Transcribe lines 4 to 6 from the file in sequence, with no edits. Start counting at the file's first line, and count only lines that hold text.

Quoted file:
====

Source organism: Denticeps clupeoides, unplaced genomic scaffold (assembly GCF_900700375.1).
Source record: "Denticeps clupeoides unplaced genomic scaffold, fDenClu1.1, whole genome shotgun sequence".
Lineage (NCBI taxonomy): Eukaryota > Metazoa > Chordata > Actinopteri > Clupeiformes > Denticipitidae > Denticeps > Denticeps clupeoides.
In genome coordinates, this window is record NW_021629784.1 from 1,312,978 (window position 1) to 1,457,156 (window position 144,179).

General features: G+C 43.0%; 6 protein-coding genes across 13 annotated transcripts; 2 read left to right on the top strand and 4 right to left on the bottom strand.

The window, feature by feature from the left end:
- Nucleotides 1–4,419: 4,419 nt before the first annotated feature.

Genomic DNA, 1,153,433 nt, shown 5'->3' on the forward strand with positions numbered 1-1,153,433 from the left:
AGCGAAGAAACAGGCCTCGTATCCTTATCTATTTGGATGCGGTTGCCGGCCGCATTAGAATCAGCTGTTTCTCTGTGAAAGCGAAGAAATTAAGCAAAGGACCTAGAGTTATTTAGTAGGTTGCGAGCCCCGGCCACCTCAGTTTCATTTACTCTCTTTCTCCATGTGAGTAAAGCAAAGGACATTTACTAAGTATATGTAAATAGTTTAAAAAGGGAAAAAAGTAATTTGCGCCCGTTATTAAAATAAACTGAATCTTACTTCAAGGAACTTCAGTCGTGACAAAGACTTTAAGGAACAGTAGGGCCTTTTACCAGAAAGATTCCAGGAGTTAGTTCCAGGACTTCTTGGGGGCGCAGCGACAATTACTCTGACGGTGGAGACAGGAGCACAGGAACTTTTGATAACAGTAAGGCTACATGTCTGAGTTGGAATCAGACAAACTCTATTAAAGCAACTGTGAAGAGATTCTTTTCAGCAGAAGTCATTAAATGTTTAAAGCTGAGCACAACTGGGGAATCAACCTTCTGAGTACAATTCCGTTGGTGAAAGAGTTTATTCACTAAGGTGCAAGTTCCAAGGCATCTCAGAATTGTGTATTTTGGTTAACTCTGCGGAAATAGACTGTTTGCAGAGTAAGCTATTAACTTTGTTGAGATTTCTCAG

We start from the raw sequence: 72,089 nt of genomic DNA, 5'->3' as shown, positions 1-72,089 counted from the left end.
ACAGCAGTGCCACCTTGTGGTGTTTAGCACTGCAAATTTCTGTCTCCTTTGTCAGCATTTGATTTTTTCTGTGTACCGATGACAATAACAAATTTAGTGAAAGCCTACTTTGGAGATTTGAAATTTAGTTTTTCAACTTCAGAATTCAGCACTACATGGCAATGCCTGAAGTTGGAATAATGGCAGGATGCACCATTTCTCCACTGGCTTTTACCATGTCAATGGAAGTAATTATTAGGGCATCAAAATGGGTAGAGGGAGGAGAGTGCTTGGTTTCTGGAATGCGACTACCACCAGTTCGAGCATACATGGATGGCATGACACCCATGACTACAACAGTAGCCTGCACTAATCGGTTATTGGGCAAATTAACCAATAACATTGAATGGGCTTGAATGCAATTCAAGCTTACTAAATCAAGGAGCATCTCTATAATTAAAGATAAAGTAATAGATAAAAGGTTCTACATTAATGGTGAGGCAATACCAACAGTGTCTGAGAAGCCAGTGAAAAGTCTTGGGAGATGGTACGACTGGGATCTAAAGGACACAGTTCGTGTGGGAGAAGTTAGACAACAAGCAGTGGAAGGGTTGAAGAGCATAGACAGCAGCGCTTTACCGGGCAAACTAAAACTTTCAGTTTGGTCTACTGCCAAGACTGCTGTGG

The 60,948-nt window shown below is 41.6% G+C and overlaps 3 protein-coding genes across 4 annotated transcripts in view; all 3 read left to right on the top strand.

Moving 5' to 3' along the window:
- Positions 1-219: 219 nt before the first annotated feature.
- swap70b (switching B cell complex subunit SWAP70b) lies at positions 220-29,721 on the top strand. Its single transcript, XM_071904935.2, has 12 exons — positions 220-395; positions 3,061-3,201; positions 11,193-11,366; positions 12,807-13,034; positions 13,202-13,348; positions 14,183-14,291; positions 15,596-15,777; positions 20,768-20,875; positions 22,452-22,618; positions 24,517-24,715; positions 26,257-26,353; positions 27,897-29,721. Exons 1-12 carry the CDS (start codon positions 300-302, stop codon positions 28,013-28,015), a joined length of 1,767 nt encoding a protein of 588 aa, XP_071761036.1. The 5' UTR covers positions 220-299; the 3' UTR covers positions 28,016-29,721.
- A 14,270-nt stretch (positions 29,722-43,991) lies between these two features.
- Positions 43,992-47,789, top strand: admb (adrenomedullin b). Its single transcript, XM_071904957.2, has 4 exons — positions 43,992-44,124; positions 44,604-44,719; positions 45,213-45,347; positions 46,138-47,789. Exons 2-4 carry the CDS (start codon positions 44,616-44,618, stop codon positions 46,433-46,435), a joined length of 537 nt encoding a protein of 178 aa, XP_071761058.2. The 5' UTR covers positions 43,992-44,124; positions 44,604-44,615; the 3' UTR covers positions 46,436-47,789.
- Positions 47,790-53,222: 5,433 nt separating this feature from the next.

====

In genome coordinates, this window is record NW_021629784.1 from 1,312,978 (window position 1) to 1,457,156 (window position 144,179).

General features: G+C 43.0%; 6 protein-coding genes across 13 annotated transcripts; 2 read left to right on the top strand and 4 right to left on the bottom strand.

The window, feature by feature from the left end: